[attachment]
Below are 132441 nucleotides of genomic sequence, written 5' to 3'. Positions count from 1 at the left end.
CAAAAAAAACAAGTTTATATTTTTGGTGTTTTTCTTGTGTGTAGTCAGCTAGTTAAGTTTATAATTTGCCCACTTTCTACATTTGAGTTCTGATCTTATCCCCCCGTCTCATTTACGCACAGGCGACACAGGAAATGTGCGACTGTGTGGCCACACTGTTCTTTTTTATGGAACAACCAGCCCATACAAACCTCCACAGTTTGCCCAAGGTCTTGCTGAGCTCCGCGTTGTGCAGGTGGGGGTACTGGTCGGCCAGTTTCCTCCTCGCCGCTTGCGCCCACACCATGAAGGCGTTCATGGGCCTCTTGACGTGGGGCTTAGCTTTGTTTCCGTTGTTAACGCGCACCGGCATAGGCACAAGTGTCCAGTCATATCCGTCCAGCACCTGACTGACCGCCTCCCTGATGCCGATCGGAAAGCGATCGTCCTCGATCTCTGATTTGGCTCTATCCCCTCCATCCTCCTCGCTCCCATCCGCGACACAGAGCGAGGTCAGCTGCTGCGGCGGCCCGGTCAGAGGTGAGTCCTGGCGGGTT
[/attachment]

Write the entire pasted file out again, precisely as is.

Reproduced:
Below are 132441 nucleotides of genomic sequence, written 5' to 3'. Positions count from 1 at the left end.
CAAAAAAAACAAGTTTATATTTTTGGTGTTTTTCTTGTGTGTAGTCAGCTAGTTAAGTTTATAATTTGCCCACTTTCTACATTTGAGTTCTGATCTTATCCCCCCGTCTCATTTACGCACAGGCGACACAGGAAATGTGCGACTGTGTGGCCACACTGTTCTTTTTTATGGAACAACCAGCCCATACAAACCTCCACAGTTTGCCCAAGGTCTTGCTGAGCTCCGCGTTGTGCAGGTGGGGGTACTGGTCGGCCAGTTTCCTCCTCGCCGCTTGCGCCCACACCATGAAGGCGTTCATGGGCCTCTTGACGTGGGGCTTAGCTTTGTTTCCGTTGTTAACGCGCACCGGCATAGGCACAAGTGTCCAGTCATATCCGTCCAGCACCTGACTGACCGCCTCCCTGATGCCGATCGGAAAGCGATCGTCCTCGATCTCTGATTTGGCTCTATCCCCTCCATCCTCCTCGCTCCCATCCGCGACACAGAGCGAGGTCAGCTGCTGCGGCGGCCCGGTCAGAGGTGAGTCCTGGCGGGTT